If you Google search ‘What is coaching?’ you’ll be offered nearly 200 million search results!
It’s fair to say there are many definitions of coaching but the essence of coaching is ‘unlocking people’s potential to maximise their own performance’.
Coaching helps a person:
- learn for themselves rather than being taught.
- change in the way they wish to.
- go in the direction they want to go.
- build awareness and feel empowered about their choices, leading to change.
Coaching supports a person at every level in becoming who they want to be.
Coaching has traditionally been associated with sports and many of us, even if not sports fans, will recognise that top and aspiring sports people have a coach. These days it’s quite normal for someone to work with a coach to help them achieve their goals in their life and work.
Coaching is very much a partnership between coach and client, working together to achieve the client’s coaching goals. Coaching ensures the client can give their best, learn and develop in the way they wish.
There are many different types of coaching including:
- Career coaching
- Transition coaching
- Business coaching
- Executive coaching
- Leadership coaching
- Performance coaching
- Confidence coaching
- Life coaching
Because coaching is not about teaching, the coach need not be an expert in their clients’ field of work. A coach does however need to be skilled and experienced in asking the right questions at the right time, listening (the client should be doing most of the talking), reflecting back, summarising and gaining commitment to action on the part of the client as well as holding them to account.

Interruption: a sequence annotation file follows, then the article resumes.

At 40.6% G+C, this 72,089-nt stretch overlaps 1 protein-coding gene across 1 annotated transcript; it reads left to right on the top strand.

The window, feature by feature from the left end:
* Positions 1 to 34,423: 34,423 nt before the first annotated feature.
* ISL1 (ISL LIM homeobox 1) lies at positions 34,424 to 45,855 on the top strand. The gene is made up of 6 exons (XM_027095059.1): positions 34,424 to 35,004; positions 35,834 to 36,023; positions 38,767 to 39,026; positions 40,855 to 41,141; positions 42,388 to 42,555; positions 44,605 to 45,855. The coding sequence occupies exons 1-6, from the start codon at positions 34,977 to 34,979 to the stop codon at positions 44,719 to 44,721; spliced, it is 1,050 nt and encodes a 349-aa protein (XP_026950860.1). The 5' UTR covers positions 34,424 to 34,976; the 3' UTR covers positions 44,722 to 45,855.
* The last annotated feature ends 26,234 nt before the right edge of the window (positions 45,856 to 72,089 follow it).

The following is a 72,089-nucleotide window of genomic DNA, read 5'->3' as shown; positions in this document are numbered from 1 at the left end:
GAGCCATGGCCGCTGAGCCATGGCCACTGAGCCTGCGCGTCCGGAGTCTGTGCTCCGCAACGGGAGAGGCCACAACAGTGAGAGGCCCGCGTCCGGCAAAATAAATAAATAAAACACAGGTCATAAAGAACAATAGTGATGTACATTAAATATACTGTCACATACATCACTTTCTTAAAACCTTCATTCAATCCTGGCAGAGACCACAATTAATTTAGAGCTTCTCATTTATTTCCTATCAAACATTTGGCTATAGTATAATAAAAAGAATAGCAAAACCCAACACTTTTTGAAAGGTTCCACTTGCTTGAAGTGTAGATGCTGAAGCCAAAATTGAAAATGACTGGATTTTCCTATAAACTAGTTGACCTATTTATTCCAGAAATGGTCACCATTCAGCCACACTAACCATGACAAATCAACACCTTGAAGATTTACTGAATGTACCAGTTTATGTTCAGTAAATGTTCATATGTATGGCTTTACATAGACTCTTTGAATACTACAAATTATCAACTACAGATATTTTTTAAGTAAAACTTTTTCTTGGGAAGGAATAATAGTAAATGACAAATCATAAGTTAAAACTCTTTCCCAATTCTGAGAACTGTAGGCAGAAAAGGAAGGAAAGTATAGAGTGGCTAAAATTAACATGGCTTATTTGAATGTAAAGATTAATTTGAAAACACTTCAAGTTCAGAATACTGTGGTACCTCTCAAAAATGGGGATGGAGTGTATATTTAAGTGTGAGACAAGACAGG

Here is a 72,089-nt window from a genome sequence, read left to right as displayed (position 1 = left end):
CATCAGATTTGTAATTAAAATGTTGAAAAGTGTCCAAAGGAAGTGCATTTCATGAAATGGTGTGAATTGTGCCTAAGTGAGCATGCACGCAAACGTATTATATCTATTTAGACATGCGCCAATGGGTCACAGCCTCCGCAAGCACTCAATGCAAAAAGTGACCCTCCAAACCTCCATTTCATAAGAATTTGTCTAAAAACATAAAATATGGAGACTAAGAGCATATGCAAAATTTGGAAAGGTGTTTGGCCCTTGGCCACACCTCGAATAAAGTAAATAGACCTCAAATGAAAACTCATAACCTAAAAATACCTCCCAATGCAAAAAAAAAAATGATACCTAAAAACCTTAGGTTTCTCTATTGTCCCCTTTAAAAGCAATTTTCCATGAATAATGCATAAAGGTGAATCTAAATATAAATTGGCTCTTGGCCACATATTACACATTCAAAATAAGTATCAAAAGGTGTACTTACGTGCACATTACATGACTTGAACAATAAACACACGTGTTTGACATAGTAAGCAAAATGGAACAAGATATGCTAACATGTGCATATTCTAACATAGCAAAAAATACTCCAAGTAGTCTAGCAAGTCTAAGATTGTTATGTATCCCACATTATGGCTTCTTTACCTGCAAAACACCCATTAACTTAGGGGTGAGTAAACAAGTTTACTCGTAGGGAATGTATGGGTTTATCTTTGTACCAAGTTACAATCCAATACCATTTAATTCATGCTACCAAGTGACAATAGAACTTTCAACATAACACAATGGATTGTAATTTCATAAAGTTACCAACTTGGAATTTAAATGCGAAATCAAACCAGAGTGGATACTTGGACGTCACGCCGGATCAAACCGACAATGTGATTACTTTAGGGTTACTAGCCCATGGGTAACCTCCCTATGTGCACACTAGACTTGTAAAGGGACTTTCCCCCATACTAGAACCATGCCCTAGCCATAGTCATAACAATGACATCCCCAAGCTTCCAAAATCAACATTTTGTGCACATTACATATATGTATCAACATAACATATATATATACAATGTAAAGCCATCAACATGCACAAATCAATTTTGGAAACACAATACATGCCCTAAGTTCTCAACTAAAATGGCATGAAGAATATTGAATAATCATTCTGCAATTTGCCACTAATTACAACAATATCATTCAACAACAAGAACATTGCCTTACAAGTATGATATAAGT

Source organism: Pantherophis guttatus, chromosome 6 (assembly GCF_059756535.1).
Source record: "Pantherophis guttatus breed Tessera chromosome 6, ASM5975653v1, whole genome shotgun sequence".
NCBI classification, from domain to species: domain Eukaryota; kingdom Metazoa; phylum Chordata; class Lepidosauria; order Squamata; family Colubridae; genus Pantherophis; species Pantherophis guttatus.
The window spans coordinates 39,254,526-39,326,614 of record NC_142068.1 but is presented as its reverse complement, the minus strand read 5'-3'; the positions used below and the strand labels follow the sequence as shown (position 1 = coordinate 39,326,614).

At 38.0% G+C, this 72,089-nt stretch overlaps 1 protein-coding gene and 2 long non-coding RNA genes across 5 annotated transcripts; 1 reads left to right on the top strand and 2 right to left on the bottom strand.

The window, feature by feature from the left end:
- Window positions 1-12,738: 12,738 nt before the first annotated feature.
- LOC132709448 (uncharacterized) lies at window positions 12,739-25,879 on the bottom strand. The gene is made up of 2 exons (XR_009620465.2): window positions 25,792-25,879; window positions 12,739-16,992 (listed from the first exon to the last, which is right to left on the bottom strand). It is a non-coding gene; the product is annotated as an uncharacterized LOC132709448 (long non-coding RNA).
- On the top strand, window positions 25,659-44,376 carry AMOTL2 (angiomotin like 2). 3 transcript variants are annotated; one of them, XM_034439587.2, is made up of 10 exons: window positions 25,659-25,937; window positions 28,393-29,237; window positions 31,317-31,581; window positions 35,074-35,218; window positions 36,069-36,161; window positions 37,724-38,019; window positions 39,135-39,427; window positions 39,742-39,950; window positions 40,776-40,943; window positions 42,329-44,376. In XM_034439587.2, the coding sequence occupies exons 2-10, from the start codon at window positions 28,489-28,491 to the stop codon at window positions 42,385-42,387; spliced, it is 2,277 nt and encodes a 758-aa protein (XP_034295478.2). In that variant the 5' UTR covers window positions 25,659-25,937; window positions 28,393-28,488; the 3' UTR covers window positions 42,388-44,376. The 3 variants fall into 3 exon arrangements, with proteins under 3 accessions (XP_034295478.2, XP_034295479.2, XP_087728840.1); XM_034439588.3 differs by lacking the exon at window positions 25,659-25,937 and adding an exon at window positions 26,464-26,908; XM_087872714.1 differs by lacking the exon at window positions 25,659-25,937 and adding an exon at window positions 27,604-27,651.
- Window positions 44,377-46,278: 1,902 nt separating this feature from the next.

Coaching can be conducted in a way to suit the client. Many coaches offer face to face, more and more coaches offer online coaching (via zoom or skype etc), telephone, walking and outdoor. Coaching in different environments can offer an opportunity to see issues from a different perspective and bring new thinking and insights to the challenges the client is working through.
Coaching is often confused with mentoring and counselling but there are very clearly differences.
Mentoring is a relationship between two people, one usually in a more senior or experienced role, and who has had a similar career path. They’ll be seen as an experienced and trusted advisor. The mentor is responsible for providing support and to feedback to the individual.
Counselling (and there are many different forms) often involves the individual looking back to the past, making sense of events and may involve some emotional/therapeutic healing. Coaching on the other hand is future focussed.
Whether you’ve yet to experience coaching for the first time or have worked with a coach before, if you have something you’d like to work on with a coach, the Chichester Coaches Circle has a number of coaches with a huge range of experience and expertise. There’s bound to be someone just right for you. The Thrive Team are proud to be members of Chichester Coaches Circle.
To move yourself and your organisation forward, join us (online) in partnership with Chichester Chamber of Commerce and Industry on 30 September 2020 to experience coaching for yourself.
Don’t miss out. Secure your place now at: